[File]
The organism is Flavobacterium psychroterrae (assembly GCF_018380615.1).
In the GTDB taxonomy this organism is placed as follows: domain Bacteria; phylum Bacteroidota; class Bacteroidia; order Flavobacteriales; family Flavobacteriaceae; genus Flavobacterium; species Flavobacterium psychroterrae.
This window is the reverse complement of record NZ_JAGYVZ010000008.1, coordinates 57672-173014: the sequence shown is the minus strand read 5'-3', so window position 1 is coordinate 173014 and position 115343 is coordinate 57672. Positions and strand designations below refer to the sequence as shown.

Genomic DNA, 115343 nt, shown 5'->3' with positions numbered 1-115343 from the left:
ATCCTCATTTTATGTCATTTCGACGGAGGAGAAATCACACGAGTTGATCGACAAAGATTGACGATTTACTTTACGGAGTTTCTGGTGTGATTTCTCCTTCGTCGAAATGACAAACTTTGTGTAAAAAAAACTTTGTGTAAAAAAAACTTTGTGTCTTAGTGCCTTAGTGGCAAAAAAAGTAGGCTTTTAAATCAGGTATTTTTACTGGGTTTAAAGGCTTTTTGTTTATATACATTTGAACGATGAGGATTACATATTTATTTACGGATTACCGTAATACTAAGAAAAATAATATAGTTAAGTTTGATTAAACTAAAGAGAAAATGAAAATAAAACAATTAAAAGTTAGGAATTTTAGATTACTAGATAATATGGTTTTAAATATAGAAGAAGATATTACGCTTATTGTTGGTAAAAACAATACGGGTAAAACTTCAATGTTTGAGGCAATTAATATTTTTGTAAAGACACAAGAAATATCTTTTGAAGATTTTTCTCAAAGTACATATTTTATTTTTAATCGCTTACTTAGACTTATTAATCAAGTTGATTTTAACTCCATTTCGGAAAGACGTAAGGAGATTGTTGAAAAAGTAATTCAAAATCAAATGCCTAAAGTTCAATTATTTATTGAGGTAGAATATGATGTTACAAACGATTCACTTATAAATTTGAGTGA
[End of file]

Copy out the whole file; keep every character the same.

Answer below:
The organism is Flavobacterium psychroterrae (assembly GCF_018380615.1).
In the GTDB taxonomy this organism is placed as follows: domain Bacteria; phylum Bacteroidota; class Bacteroidia; order Flavobacteriales; family Flavobacteriaceae; genus Flavobacterium; species Flavobacterium psychroterrae.
This window is the reverse complement of record NZ_JAGYVZ010000008.1, coordinates 57672-173014: the sequence shown is the minus strand read 5'-3', so window position 1 is coordinate 173014 and position 115343 is coordinate 57672. Positions and strand designations below refer to the sequence as shown.

Genomic DNA, 115343 nt, shown 5'->3' with positions numbered 1-115343 from the left:
ATCCTCATTTTATGTCATTTCGACGGAGGAGAAATCACACGAGTTGATCGACAAAGATTGACGATTTACTTTACGGAGTTTCTGGTGTGATTTCTCCTTCGTCGAAATGACAAACTTTGTGTAAAAAAAACTTTGTGTAAAAAAAACTTTGTGTCTTAGTGCCTTAGTGGCAAAAAAAGTAGGCTTTTAAATCAGGTATTTTTACTGGGTTTAAAGGCTTTTTGTTTATATACATTTGAACGATGAGGATTACATATTTATTTACGGATTACCGTAATACTAAGAAAAATAATATAGTTAAGTTTGATTAAACTAAAGAGAAAATGAAAATAAAACAATTAAAAGTTAGGAATTTTAGATTACTAGATAATATGGTTTTAAATATAGAAGAAGATATTACGCTTATTGTTGGTAAAAACAATACGGGTAAAACTTCAATGTTTGAGGCAATTAATATTTTTGTAAAGACACAAGAAATATCTTTTGAAGATTTTTCTCAAAGTACATATTTTATTTTTAATCGCTTACTTAGACTTATTAATCAAGTTGATTTTAACTCCATTTCGGAAAGACGTAAGGAGATTGTTGAAAAAGTAATTCAAAATCAAATGCCTAAAGTTCAATTATTTATTGAGGTAGAATATGATGTTACAAACGATTCACTTATAAATTTGAGTGA